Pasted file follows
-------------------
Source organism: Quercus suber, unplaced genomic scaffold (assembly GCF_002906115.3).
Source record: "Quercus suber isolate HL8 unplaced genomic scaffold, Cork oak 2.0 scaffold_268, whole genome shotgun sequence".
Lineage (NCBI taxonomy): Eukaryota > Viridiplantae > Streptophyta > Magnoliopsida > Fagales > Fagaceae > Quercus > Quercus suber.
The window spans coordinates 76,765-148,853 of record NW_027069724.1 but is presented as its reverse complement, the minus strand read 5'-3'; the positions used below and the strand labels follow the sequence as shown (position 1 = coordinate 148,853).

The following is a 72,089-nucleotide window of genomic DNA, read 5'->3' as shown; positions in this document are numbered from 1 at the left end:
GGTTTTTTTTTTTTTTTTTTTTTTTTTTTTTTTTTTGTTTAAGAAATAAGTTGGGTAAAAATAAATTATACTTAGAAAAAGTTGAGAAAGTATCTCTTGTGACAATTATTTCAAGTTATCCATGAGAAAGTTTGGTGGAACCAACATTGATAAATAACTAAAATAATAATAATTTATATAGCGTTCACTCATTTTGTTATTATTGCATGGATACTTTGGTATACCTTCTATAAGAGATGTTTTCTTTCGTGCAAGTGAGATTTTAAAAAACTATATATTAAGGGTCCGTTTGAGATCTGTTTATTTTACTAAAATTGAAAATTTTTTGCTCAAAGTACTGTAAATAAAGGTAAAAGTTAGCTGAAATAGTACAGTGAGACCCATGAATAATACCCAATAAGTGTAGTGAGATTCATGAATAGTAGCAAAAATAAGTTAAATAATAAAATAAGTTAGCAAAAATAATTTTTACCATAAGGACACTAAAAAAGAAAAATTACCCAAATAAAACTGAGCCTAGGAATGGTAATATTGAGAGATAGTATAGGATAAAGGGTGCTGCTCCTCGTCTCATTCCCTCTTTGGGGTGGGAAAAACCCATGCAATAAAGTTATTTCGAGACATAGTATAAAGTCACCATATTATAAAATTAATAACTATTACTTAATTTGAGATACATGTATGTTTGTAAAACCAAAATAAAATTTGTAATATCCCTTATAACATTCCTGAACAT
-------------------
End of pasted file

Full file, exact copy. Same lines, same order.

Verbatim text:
Source organism: Quercus suber, unplaced genomic scaffold (assembly GCF_002906115.3).
Source record: "Quercus suber isolate HL8 unplaced genomic scaffold, Cork oak 2.0 scaffold_268, whole genome shotgun sequence".
Lineage (NCBI taxonomy): Eukaryota > Viridiplantae > Streptophyta > Magnoliopsida > Fagales > Fagaceae > Quercus > Quercus suber.
The window spans coordinates 76,765-148,853 of record NW_027069724.1 but is presented as its reverse complement, the minus strand read 5'-3'; the positions used below and the strand labels follow the sequence as shown (position 1 = coordinate 148,853).

The following is a 72,089-nucleotide window of genomic DNA, read 5'->3' as shown; positions in this document are numbered from 1 at the left end:
GGTTTTTTTTTTTTTTTTTTTTTTTTTTTTTTTTTTGTTTAAGAAATAAGTTGGGTAAAAATAAATTATACTTAGAAAAAGTTGAGAAAGTATCTCTTGTGACAATTATTTCAAGTTATCCATGAGAAAGTTTGGTGGAACCAACATTGATAAATAACTAAAATAATAATAATTTATATAGCGTTCACTCATTTTGTTATTATTGCATGGATACTTTGGTATACCTTCTATAAGAGATGTTTTCTTTCGTGCAAGTGAGATTTTAAAAAACTATATATTAAGGGTCCGTTTGAGATCTGTTTATTTTACTAAAATTGAAAATTTTTTGCTCAAAGTACTGTAAATAAAGGTAAAAGTTAGCTGAAATAGTACAGTGAGACCCATGAATAATACCCAATAAGTGTAGTGAGATTCATGAATAGTAGCAAAAATAAGTTAAATAATAAAATAAGTTAGCAAAAATAATTTTTACCATAAGGACACTAAAAAAGAAAAATTACCCAAATAAAACTGAGCCTAGGAATGGTAATATTGAGAGATAGTATAGGATAAAGGGTGCTGCTCCTCGTCTCATTCCCTCTTTGGGGTGGGAAAAACCCATGCAATAAAGTTATTTCGAGACATAGTATAAAGTCACCATATTATAAAATTAATAACTATTACTTAATTTGAGATACATGTATGTTTGTAAAACCAAAATAAAATTTGTAATATCCCTTATAACATTCCTGAACAT